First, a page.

Lemony Snicket’s A Series of Unfortunate Events (2004)

In the wake of Harry Potter the popular Lemony Snicket books have been rushed into production and considering the less than promising prospect of Brad Silberling directing and Jim Carrey starring, I didn’t really hold out much hope. It turns out that the film is surprisingly good and apart from The Incredibles this was the only big budget Hollywood film I truly enjoyed this year.

Like Harry Potter, the Lemony Snicket books appeal to adults as well as to children but they are darker, funnier and more eccentric, making them more of a cult than the mainstream success of the Harry Potter series.

If you’ve read the books, you may miss the clever word play and you may feel that the two older children are miscast. Unlike in the books, the boy doesn’t come across as particularly brainy and the girl looks just a bit too sexy as Violet, reminiscent of a teenage Anjelina Jolie. Still they are better than some of the child actors in the Harry Potter series.

On a visual level the film is simply stunning. True, some of it is reminiscent of Tim Burton as both Burton and Daniel Handler are strongly influenced by the work of the writer and illustrator Edward Gor ey. The look of the film is a highly stylized mixture of Edwardian times and the 1950’s and convincingly brings to life the parallel universe of the books, where death is ever present and where the whole world has conspired to make the Baudelaire children’s life a misery.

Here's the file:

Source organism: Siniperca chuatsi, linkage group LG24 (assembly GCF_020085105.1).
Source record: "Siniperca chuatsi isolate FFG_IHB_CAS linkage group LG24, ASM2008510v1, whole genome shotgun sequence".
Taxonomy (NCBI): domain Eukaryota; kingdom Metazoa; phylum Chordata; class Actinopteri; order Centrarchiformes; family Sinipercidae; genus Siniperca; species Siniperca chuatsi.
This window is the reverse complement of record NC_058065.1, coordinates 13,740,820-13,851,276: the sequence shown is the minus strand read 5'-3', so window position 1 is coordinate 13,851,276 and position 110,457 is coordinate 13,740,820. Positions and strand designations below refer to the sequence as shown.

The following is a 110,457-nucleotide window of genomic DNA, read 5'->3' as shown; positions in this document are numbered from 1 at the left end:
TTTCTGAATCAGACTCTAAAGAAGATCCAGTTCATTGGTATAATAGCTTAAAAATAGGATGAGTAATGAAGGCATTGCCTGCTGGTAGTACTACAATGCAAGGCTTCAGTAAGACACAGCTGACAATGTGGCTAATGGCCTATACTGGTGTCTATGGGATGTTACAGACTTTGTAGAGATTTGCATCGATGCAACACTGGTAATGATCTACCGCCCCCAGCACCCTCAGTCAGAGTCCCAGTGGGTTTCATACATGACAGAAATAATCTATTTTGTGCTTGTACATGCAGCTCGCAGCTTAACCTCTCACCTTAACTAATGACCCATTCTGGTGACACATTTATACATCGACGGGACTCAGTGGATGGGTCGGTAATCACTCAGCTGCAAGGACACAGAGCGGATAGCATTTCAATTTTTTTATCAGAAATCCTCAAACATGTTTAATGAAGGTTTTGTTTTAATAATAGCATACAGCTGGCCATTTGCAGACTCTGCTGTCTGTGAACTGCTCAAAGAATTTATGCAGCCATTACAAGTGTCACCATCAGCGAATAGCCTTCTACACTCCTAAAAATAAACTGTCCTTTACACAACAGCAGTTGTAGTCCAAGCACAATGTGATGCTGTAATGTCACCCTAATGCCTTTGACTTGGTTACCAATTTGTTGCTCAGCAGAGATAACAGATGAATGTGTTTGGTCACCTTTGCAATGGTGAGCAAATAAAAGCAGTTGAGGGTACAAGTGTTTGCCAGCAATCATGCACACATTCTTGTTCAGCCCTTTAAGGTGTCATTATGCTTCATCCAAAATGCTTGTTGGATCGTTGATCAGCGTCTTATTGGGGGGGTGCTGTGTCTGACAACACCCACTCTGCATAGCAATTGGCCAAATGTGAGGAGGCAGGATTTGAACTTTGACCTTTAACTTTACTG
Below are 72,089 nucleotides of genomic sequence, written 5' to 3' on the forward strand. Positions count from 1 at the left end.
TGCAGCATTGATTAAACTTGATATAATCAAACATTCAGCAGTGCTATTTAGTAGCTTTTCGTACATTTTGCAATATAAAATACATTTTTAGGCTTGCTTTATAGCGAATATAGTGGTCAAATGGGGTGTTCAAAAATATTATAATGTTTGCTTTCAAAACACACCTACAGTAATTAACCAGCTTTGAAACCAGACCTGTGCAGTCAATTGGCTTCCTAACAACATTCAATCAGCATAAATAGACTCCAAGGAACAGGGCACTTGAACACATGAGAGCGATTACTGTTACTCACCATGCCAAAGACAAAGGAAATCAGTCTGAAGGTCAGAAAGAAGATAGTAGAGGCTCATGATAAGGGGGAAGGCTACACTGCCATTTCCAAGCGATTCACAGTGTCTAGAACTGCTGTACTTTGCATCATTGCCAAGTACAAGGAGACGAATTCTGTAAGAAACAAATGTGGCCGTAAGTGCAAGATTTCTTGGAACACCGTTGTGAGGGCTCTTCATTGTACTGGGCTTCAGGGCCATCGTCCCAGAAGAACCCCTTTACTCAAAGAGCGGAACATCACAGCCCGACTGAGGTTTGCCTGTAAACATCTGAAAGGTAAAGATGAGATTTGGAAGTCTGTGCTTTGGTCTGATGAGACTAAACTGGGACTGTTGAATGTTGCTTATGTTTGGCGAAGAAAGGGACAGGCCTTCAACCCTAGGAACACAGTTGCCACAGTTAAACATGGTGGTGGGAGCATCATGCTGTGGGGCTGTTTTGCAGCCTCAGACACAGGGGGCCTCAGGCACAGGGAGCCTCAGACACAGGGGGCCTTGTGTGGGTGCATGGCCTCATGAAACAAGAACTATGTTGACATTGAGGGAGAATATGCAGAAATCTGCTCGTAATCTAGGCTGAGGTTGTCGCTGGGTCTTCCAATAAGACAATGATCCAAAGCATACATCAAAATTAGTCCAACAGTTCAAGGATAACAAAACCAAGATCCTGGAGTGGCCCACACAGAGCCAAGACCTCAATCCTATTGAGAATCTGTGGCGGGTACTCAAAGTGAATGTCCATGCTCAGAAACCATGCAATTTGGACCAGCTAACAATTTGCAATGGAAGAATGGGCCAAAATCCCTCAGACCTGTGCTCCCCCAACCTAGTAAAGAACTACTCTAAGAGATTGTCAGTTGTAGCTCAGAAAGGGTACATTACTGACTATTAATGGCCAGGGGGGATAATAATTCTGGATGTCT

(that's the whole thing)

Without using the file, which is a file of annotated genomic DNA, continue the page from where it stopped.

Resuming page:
Folding books two and three into the storyline of the first one, the plot feels episodic but it stays consistently entertaining. Not being a Jim Carrey fan I was worried about his involvement (I still think Richard E. Grant would have been the perfect choice) but he nails and certainly looks the part of evil, failed thespian Count Olaf and thankfully he doesn’t end up dominating the film, turning it into the Jim Carrey show.

The section involving Meryl Streep’s fearful Aunt Josephine is the best part of the film. Taking place against backdrops reminiscent of Masaki Kobayashi’s stylish horror classic Kwaidan, Lake Lachrymose is as beautiful as it is nightmarish.

Make sure to stay for the beautifully animated credit sequence.

Review by Boris_Day

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